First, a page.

Rubbish strewn in stream 'disgusting'
The dry season has revealed that Palmerston North's Kawau Stream is being treated as a rubbish dump.
The exposed stream bed is strewn with bottles and cans and household throwaways.
Visible from the footbridge between Ellesmere Cres and Wilson Cres are bikes, rackets, tyres, a suitcase, vacuum cleaner, shopping trolley, pram, chair and other items harder to identify.
Highbury teacher Peter TeRangi, a member of the Rangitaane iwi, was "horrified" by the pollution.
"Our waterways are indicative of the spirituality of the people in the region and this sends a very poor message about how we regard our environment."
Highbury resident Trish Pani said she could not believe how bad it had become.
"I used to swim in here when I was younger. It was clean. It was nice. We used to look for cockabullies.
"Now it's just disgusting."
Mr TeRangi said that, while everyone should take responsibility for the way they treated the environment, the city council and Horizons Regional Council should take a lead.
"They are the ones who have this overarching mandate."
The Kawau Stream feeds into the Mangaone Stream before joining the Manawatu River, and cleaning up the river had to start a few steps back with the tributaries, he said.
Mr TeRangi said the lack of planning rules to control the proliferation of alcohol outlets in the area made the problem worse.
"Putting three or four bottle stores in this part of town will not help, because a large portion of this rubbish is alcohol bottles and cans.
"The city fathers are as accountable as the people who dispose of it in a careless manner."
Mr TeRangi suggested there should be a surcharge placed on businesses which contributed to generating the rubbish that was chucked into the stream.
"Charge every bottle store an environmental levy and a family-first levy to meet the social impact."
Palmerston North City Council stormwater asset engineer John McCartin said what was left behind in the stream bed when it dried out was just a portion of the rubbish - most of it had already been flushed out to sea.
Some of the bigger items had been there for some time, while items that would float, including dangerous plastics, were either trapped in the Foxton Estuary, or were polluting the ocean.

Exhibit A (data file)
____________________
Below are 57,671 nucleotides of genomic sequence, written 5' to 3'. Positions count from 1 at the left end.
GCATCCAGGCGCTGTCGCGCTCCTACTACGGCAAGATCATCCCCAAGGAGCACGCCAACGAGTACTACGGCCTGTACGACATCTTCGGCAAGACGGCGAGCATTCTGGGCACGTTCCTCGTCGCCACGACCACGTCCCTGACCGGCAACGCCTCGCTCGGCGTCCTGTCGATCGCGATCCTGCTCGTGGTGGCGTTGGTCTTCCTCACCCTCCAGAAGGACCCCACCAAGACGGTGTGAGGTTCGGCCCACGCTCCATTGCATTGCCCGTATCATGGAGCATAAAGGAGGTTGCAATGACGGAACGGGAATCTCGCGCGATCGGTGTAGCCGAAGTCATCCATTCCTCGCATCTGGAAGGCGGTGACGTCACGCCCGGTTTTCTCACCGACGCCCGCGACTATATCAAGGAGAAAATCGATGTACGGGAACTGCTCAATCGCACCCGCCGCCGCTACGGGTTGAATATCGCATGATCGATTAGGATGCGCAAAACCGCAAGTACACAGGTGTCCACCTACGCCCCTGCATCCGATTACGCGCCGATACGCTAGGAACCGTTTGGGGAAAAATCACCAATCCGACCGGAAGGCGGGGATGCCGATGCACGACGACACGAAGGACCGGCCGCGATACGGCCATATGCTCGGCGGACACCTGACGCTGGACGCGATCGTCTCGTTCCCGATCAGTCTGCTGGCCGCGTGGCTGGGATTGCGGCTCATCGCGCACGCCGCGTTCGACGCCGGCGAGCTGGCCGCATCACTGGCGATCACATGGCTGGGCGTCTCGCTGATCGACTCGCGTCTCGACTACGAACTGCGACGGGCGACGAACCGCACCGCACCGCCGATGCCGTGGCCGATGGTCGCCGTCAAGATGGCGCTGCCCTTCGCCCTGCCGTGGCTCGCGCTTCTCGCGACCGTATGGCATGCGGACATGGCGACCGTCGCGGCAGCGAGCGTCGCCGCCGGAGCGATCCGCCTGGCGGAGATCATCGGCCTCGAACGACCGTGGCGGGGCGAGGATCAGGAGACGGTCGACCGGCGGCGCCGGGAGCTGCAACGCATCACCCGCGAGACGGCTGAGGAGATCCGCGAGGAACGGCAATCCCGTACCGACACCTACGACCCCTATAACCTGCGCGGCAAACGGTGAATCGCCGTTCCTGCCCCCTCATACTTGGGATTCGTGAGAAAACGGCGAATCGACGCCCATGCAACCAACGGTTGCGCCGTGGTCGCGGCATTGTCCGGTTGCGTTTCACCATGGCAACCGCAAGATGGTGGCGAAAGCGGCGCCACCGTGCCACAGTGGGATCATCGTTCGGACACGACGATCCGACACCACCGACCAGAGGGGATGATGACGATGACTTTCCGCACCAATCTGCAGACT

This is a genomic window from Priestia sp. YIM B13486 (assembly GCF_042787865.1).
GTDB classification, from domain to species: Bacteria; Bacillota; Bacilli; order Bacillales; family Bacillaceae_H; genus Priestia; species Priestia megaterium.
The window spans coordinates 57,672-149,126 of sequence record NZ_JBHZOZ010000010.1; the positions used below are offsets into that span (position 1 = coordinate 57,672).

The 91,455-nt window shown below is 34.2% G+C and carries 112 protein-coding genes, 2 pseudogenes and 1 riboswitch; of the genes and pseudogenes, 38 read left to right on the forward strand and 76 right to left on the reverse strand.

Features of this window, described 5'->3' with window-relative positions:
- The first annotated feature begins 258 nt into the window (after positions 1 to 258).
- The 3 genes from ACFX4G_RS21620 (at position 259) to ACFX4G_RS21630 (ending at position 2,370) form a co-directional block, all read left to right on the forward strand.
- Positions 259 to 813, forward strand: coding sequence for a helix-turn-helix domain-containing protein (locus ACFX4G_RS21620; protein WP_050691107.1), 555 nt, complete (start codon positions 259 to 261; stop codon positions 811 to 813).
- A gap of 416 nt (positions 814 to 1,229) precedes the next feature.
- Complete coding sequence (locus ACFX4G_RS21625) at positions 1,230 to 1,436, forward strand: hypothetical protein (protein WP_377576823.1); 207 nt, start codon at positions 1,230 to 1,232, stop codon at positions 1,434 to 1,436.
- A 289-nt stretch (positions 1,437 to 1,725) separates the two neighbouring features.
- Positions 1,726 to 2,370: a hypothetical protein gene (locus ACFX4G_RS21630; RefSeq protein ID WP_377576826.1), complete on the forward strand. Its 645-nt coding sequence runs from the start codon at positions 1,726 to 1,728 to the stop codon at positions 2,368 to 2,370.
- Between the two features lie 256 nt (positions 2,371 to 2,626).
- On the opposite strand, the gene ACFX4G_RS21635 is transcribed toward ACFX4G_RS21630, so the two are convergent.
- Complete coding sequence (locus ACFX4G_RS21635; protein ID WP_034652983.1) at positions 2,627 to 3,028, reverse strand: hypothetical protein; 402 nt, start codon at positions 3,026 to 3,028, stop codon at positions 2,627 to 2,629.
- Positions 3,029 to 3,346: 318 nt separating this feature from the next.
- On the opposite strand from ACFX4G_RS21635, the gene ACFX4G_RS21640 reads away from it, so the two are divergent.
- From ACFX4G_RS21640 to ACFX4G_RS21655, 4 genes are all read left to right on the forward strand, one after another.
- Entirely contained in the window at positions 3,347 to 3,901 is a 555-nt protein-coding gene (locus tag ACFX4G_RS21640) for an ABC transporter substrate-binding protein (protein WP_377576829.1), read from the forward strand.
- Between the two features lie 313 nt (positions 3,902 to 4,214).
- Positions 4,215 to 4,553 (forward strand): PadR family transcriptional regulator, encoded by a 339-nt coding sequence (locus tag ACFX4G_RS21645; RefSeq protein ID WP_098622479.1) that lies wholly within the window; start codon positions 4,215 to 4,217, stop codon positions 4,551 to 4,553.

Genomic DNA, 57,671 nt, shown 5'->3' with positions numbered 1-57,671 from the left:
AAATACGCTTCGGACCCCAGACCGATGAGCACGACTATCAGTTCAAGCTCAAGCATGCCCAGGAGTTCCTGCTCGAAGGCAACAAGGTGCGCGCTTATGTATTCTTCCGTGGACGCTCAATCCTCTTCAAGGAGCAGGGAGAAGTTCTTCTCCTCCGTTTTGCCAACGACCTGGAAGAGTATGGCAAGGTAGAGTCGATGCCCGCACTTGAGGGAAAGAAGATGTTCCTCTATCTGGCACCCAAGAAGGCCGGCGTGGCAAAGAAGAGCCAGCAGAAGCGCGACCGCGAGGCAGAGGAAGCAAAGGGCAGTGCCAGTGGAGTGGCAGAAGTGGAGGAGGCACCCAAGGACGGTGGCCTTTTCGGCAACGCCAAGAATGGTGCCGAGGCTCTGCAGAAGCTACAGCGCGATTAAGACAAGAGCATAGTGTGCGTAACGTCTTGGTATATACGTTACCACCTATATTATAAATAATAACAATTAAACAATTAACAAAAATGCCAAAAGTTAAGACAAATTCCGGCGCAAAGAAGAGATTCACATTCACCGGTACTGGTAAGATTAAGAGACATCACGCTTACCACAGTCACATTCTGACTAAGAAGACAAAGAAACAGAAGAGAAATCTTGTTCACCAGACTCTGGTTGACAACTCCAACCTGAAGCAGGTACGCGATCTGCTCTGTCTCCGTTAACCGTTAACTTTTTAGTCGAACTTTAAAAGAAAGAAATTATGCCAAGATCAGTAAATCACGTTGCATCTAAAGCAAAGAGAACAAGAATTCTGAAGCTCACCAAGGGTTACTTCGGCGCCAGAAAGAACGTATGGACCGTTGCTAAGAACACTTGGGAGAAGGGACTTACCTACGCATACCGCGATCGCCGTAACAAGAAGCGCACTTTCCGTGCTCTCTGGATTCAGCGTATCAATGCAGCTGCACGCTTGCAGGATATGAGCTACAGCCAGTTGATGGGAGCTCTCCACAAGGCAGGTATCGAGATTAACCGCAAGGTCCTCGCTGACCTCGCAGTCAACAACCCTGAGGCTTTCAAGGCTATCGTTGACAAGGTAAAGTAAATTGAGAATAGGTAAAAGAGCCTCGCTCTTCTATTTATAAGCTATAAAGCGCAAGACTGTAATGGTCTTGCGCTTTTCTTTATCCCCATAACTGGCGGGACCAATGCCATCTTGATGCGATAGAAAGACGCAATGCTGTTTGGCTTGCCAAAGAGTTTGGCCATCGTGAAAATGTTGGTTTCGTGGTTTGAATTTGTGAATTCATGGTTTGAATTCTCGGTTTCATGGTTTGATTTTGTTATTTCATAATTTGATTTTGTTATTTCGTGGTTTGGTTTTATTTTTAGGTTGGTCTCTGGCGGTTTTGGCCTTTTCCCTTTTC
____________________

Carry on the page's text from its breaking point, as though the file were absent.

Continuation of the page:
Mr McCartin estimated more than 80 per cent of the pollution began with litter thrown on to streets, carried along gutters and into the stormwater system, then into streams and the river through more than 100 outlets around the city.
It was quite difficult to use filters to screen out rubbish without choking the flow of stormwater when there was heavy rain. Fly-tippers had probably dumped some of the larger items, he said.
Mr McCartin said dredging out the stream bed was not a solution, as that would lower the level below the culverts that ran under roads.
He said the two councils and members of the local community could have a cleanup. But it would not be a lasting solution until people took responsibility for how they got rid of their rubbish.
"The solution is awareness. Who is responsible? It is all of us."
Mr McCartin said he was heartened that there were some people in Highbury interested in cleaning up the stream.
"There is little point spending money on a cleanup if, in a couple of years, it's just as bad, if people don't take ownership. "People need to understand the environment is not out there in a national park. It is here in our streets."
Horizons has had a complaint to its pollution hotline about the state of the stream this week, and is planning to work with the city council on a cleanup.
The costs would be shared between the two councils.